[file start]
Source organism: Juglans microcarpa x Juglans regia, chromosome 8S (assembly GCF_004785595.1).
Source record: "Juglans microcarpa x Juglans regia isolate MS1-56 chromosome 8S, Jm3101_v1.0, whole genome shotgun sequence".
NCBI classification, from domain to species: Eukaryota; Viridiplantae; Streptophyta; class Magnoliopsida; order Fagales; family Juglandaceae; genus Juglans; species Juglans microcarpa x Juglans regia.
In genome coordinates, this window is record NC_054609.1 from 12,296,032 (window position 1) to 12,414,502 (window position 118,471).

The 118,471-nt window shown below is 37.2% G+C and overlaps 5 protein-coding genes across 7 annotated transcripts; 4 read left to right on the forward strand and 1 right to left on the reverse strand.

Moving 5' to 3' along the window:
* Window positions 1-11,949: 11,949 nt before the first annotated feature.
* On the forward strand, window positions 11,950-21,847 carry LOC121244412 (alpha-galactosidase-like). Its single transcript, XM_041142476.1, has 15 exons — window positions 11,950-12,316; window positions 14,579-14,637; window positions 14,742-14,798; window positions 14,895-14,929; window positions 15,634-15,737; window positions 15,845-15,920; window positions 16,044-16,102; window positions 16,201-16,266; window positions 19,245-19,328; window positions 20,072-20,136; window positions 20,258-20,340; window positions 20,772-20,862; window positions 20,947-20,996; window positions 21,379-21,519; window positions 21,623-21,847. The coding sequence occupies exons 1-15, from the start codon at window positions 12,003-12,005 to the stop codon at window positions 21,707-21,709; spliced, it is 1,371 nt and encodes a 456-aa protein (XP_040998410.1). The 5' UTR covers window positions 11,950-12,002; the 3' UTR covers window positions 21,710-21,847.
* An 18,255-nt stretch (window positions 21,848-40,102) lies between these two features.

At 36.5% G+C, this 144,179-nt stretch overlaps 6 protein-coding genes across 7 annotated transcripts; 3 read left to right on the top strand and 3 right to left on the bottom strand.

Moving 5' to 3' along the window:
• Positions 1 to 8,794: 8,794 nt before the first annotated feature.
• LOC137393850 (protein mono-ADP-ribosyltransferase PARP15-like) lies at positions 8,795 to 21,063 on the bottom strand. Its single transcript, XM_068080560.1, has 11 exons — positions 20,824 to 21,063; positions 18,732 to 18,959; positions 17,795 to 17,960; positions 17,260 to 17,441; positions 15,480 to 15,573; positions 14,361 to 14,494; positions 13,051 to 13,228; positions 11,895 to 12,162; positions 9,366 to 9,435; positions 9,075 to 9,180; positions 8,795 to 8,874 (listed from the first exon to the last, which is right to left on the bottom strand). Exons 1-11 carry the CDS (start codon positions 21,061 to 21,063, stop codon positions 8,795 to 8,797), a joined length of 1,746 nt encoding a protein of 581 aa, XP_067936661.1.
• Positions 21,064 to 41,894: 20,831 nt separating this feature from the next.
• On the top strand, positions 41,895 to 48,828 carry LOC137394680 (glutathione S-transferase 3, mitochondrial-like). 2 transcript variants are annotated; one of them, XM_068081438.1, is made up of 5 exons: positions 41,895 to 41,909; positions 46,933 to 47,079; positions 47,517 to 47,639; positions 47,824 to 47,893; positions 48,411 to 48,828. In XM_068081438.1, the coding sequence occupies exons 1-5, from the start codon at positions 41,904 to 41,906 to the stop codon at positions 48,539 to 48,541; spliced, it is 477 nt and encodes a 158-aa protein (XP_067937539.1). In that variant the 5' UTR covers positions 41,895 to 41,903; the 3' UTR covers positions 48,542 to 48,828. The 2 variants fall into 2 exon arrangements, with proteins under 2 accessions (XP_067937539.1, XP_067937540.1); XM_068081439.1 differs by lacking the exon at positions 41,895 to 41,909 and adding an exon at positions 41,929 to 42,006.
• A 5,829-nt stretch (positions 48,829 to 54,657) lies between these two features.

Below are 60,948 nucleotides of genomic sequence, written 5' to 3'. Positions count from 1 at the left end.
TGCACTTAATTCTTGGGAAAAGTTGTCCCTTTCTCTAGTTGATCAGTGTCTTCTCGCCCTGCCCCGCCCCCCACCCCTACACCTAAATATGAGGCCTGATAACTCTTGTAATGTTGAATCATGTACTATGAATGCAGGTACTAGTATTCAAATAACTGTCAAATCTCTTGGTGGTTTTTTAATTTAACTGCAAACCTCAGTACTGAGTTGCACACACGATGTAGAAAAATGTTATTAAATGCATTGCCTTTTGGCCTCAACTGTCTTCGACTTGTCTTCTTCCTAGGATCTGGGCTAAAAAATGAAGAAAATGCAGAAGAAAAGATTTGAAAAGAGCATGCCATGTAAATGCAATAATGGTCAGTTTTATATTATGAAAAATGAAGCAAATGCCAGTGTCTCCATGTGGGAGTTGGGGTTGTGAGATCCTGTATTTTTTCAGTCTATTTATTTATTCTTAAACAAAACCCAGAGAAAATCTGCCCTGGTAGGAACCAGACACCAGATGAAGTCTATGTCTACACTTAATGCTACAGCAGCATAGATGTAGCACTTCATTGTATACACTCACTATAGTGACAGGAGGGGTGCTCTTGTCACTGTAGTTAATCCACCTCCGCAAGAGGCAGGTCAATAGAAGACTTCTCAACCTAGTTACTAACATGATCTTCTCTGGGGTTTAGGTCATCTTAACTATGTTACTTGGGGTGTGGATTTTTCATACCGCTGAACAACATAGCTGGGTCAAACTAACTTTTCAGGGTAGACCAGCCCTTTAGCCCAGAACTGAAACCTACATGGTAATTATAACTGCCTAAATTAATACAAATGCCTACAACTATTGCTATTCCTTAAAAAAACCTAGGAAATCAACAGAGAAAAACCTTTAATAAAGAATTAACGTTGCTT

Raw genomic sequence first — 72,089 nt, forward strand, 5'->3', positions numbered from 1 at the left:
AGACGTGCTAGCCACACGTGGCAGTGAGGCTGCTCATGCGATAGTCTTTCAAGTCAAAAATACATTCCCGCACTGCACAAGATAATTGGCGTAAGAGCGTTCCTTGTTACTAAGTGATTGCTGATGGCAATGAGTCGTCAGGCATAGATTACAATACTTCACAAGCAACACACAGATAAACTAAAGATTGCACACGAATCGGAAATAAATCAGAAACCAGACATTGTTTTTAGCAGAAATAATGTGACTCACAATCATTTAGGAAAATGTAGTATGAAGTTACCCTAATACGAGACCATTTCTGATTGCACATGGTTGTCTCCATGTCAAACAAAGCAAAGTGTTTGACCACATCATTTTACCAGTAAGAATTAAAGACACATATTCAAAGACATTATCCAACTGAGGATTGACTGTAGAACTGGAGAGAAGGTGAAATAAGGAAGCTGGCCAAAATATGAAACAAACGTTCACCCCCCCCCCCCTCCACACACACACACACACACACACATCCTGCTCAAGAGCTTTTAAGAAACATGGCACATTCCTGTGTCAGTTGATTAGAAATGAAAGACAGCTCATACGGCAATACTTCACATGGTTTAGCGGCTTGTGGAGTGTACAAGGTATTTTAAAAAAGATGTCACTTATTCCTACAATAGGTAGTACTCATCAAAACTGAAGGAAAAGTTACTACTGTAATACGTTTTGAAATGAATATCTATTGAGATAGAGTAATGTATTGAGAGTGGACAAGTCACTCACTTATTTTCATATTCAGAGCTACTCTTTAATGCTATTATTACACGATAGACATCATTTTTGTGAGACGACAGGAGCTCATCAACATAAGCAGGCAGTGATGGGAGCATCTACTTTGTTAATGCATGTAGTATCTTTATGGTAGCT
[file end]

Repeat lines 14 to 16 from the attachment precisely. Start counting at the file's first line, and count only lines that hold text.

• Positions 21,064 to 41,894: 20,831 nt separating this feature from the next.
• On the top strand, positions 41,895 to 48,828 carry LOC137394680 (glutathione S-transferase 3, mitochondrial-like). 2 transcript variants are annotated; one of them, XM_068081438.1, is made up of 5 exons: positions 41,895 to 41,909; positions 46,933 to 47,079; positions 47,517 to 47,639; positions 47,824 to 47,893; positions 48,411 to 48,828. In XM_068081438.1, the coding sequence occupies exons 1-5, from the start codon at positions 41,904 to 41,906 to the stop codon at positions 48,539 to 48,541; spliced, it is 477 nt and encodes a 158-aa protein (XP_067937539.1). In that variant the 5' UTR covers positions 41,895 to 41,903; the 3' UTR covers positions 48,542 to 48,828. The 2 variants fall into 2 exon arrangements, with proteins under 2 accessions (XP_067937539.1, XP_067937540.1); XM_068081439.1 differs by lacking the exon at positions 41,895 to 41,909 and adding an exon at positions 41,929 to 42,006.
• A 5,829-nt stretch (positions 48,829 to 54,657) lies between these two features.